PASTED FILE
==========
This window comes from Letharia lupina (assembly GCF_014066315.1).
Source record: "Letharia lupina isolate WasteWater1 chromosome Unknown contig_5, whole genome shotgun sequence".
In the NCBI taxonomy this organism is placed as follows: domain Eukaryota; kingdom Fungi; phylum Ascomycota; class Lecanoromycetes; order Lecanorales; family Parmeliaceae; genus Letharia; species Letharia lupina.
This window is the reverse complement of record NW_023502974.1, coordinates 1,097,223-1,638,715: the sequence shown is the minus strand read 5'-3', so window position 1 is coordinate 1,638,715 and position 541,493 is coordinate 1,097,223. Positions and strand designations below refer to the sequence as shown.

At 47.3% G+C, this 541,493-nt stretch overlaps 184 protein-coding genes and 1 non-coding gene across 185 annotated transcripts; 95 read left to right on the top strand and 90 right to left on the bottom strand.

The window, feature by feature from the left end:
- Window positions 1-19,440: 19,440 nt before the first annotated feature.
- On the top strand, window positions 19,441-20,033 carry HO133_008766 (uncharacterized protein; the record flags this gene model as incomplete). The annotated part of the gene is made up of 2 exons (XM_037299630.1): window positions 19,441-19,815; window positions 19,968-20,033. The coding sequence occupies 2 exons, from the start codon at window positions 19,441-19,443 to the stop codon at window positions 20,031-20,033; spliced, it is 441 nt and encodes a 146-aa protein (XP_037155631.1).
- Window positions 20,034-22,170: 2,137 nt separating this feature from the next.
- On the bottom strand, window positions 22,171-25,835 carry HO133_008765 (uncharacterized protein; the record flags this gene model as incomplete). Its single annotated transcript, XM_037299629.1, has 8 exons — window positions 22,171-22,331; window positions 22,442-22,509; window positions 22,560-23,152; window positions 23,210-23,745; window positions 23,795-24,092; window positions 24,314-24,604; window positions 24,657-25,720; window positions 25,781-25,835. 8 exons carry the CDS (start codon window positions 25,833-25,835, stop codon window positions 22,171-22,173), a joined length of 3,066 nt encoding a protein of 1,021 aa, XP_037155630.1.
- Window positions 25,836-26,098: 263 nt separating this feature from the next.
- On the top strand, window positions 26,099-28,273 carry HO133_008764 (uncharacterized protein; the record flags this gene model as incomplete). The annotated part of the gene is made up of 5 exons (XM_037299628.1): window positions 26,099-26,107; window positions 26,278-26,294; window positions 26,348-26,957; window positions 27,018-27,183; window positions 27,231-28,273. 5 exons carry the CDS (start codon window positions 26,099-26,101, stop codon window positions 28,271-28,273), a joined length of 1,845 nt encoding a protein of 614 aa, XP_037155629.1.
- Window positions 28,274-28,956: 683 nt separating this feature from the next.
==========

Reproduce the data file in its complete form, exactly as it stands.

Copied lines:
This window comes from Letharia lupina (assembly GCF_014066315.1).
Source record: "Letharia lupina isolate WasteWater1 chromosome Unknown contig_5, whole genome shotgun sequence".
In the NCBI taxonomy this organism is placed as follows: domain Eukaryota; kingdom Fungi; phylum Ascomycota; class Lecanoromycetes; order Lecanorales; family Parmeliaceae; genus Letharia; species Letharia lupina.
This window is the reverse complement of record NW_023502974.1, coordinates 1,097,223-1,638,715: the sequence shown is the minus strand read 5'-3', so window position 1 is coordinate 1,638,715 and position 541,493 is coordinate 1,097,223. Positions and strand designations below refer to the sequence as shown.

At 47.3% G+C, this 541,493-nt stretch overlaps 184 protein-coding genes and 1 non-coding gene across 185 annotated transcripts; 95 read left to right on the top strand and 90 right to left on the bottom strand.

The window, feature by feature from the left end:
- Window positions 1-19,440: 19,440 nt before the first annotated feature.
- On the top strand, window positions 19,441-20,033 carry HO133_008766 (uncharacterized protein; the record flags this gene model as incomplete). The annotated part of the gene is made up of 2 exons (XM_037299630.1): window positions 19,441-19,815; window positions 19,968-20,033. The coding sequence occupies 2 exons, from the start codon at window positions 19,441-19,443 to the stop codon at window positions 20,031-20,033; spliced, it is 441 nt and encodes a 146-aa protein (XP_037155631.1).
- Window positions 20,034-22,170: 2,137 nt separating this feature from the next.
- On the bottom strand, window positions 22,171-25,835 carry HO133_008765 (uncharacterized protein; the record flags this gene model as incomplete). Its single annotated transcript, XM_037299629.1, has 8 exons — window positions 22,171-22,331; window positions 22,442-22,509; window positions 22,560-23,152; window positions 23,210-23,745; window positions 23,795-24,092; window positions 24,314-24,604; window positions 24,657-25,720; window positions 25,781-25,835. 8 exons carry the CDS (start codon window positions 25,833-25,835, stop codon window positions 22,171-22,173), a joined length of 3,066 nt encoding a protein of 1,021 aa, XP_037155630.1.
- Window positions 25,836-26,098: 263 nt separating this feature from the next.
- On the top strand, window positions 26,099-28,273 carry HO133_008764 (uncharacterized protein; the record flags this gene model as incomplete). The annotated part of the gene is made up of 5 exons (XM_037299628.1): window positions 26,099-26,107; window positions 26,278-26,294; window positions 26,348-26,957; window positions 27,018-27,183; window positions 27,231-28,273. 5 exons carry the CDS (start codon window positions 26,099-26,101, stop codon window positions 28,271-28,273), a joined length of 1,845 nt encoding a protein of 614 aa, XP_037155629.1.
- Window positions 28,274-28,956: 683 nt separating this feature from the next.